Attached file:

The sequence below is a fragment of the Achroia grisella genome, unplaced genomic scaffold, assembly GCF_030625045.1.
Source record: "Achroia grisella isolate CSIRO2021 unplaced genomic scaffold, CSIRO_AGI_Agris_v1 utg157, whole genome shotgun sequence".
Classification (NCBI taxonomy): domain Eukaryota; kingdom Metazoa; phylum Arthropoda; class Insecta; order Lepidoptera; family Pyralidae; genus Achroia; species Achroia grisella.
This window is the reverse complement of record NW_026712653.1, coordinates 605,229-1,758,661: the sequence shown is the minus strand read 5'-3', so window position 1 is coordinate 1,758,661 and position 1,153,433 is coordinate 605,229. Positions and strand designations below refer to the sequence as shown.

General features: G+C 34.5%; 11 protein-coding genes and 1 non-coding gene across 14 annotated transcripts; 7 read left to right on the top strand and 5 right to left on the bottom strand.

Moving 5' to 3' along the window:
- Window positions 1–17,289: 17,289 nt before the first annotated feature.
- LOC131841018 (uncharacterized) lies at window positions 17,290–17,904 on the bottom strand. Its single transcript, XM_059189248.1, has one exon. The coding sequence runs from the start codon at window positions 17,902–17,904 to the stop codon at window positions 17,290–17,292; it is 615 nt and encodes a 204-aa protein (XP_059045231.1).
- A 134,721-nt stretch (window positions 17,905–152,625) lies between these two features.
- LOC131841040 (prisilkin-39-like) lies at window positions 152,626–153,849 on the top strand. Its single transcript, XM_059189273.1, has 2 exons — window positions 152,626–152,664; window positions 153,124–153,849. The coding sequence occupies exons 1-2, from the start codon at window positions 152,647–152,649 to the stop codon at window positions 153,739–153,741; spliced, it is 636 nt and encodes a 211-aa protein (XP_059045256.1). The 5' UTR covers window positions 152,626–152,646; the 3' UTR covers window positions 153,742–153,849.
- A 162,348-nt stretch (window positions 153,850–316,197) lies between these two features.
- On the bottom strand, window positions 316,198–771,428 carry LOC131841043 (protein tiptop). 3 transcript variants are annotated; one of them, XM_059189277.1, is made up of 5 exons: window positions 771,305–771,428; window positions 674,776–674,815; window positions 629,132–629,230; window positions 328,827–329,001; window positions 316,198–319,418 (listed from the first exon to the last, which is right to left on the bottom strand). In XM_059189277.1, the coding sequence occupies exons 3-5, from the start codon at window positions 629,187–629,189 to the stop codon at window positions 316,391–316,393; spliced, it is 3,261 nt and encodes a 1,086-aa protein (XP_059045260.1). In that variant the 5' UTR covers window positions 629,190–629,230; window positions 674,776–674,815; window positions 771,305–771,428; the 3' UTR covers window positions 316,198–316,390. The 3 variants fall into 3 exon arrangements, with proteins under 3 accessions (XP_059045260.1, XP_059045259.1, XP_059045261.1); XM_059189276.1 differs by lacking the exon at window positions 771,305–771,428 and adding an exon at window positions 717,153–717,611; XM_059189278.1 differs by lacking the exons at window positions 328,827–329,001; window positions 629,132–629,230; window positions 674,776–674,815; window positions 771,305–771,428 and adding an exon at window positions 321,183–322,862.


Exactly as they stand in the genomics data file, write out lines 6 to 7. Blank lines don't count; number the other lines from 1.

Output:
Moving 5' to 3' along the window:
- Window positions 1–17,289: 17,289 nt before the first annotated feature.